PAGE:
Doughty was born in England but has lived in the United States for 30 years. Recently, she filed paperwork to become a naturalized citizen and ran into a bit of a problem: The U.S. Citizenship and Immigration Services (USCIS) in Houston initially denied her request for conscientious objector status because Doughty is an atheist and not a member of a recognized pacifist church.
She was told to submit a letter on “official church stationery” proving that she is “a member in good standing” of a church that opposes the bearing of arms.
To back up a bit: Naturalized citizens are required to swear a citizenship oath that includes a promise to “support and defend the Constitution and laws of the United States of America against all enemies, foreign and domestic” and to “bear arms on behalf of the United States when required by the law.”
Members of pacifist religious groups (such as Quakers) are routinely given an exemption from the vow to bear arms. Doughty is a pacifist but she’s also an atheist, so obviously she was unable to submit a letter from a religious group attesting to her belief in non-violence.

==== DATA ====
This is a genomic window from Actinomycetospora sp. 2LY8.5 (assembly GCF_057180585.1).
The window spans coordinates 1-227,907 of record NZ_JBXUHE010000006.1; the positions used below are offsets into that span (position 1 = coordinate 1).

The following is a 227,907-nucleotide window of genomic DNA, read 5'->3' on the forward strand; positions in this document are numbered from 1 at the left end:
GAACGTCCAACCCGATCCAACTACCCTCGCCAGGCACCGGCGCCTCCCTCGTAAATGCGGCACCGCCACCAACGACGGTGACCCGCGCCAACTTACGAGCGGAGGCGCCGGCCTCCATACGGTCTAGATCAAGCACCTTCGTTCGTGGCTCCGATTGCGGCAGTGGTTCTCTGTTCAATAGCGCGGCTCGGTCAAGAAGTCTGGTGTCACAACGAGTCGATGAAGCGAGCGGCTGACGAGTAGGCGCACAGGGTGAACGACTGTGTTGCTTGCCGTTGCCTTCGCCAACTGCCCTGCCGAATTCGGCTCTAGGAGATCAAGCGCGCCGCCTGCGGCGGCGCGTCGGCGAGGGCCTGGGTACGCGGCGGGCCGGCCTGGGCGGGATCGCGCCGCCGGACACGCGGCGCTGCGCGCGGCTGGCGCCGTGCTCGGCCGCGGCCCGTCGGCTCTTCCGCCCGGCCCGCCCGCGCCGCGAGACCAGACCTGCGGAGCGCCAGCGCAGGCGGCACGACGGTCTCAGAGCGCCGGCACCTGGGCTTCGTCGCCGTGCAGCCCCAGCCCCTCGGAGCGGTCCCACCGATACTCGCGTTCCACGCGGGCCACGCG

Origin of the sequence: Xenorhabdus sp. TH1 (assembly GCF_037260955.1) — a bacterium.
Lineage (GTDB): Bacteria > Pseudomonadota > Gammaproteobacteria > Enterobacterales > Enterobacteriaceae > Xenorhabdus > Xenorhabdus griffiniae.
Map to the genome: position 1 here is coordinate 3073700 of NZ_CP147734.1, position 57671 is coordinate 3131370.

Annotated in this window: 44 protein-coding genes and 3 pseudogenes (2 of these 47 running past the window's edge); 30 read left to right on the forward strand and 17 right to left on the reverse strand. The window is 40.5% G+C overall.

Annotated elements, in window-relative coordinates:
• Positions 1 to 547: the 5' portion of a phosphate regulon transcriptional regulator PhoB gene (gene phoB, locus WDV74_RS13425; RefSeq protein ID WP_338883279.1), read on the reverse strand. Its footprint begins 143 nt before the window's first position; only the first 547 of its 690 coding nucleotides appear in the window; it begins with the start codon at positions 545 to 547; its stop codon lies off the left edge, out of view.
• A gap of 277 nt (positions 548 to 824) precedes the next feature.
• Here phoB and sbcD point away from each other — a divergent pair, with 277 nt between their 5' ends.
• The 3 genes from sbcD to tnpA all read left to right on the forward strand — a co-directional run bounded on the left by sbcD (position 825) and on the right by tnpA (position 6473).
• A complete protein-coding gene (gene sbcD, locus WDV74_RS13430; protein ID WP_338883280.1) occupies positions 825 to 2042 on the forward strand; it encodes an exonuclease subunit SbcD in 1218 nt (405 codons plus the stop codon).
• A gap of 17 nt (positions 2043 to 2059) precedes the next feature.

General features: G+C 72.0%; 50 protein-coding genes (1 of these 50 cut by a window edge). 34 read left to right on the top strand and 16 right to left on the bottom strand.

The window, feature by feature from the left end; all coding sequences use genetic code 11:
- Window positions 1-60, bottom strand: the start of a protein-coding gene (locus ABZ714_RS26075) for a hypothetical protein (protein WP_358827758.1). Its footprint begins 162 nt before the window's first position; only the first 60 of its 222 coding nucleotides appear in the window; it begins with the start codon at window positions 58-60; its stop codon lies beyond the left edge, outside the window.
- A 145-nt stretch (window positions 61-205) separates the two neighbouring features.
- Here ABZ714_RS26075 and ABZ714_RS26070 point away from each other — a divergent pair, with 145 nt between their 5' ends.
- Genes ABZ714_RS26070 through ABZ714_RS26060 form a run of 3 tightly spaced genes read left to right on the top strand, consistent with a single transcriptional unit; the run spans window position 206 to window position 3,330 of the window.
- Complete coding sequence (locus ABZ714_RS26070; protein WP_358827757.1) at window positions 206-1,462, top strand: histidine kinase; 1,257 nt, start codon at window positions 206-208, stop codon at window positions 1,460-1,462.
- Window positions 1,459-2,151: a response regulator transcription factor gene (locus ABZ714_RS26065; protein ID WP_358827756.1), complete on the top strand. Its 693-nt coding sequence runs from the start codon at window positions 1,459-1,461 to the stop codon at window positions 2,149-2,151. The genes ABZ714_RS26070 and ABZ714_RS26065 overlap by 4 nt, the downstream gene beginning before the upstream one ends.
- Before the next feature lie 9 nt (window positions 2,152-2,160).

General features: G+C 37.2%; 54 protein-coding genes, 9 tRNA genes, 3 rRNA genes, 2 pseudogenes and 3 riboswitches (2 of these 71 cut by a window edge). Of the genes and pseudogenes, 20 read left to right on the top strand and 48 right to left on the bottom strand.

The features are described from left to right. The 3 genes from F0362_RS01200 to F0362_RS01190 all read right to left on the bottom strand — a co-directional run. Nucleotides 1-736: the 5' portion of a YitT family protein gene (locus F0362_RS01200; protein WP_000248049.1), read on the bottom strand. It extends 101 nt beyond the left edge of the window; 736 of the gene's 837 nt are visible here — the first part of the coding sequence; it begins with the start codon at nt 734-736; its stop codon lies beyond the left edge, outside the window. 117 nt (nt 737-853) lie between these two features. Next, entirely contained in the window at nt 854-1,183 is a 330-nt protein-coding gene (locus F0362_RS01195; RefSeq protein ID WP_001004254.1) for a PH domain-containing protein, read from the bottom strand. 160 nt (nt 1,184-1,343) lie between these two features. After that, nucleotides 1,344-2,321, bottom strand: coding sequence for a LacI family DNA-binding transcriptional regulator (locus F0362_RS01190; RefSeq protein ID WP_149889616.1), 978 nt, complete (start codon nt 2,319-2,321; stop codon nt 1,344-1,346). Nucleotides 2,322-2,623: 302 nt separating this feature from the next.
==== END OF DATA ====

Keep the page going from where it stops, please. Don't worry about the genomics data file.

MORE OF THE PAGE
She should never have been asked to submit such a letter. It’s a long-established principle in the law that conscientious objection can’t be limited only to those who hold religiously based objections to war. The issue came up during the Vietnam War, resulting in a Supreme Court opinion in which the court ruled that those whose opposition to war derives from a “sincere and meaningful belief” that is akin to a belief in God also deserve an exemption from compulsory military service.
The good news is that Doughty will be able to become a citizen without joining a church. The office of U.S. Rep. Blake Farenthold (R-Texas) intervened on her behalf, and the USCIS withdrew the demand and told Doughty that her application for citizenship has been approved.
I’m glad Doughty’s issue was resolved, but there seem to be some larger problems with the naturalization process that cry out for attention. Since 2005, Americans United has had to write to the Immigration and Naturalization Service four times on behalf of people who were told they had to say “So help me, God” to take the oath of citizenship. (They don’t; it’s optional.)
Just last week, I took a call from a woman going through the naturalization process who ran into the same problem. I asked our attorneys to help her out.
Americans United and other groups can usually get these matters resolved by writing letters to the appropriate officials. In fact, our attorneys are currently preparing a letter to INS officials about the Doughty case in the hope that we can keep this from happening again.
We shouldn’t have to keep sparring over this issue. By now it should be clear that no one is required to make any type of religious affirmation to receive U.S. citizenship.
For some reason, that message is not getting through, even to officials and staff members at the INS. It needs to.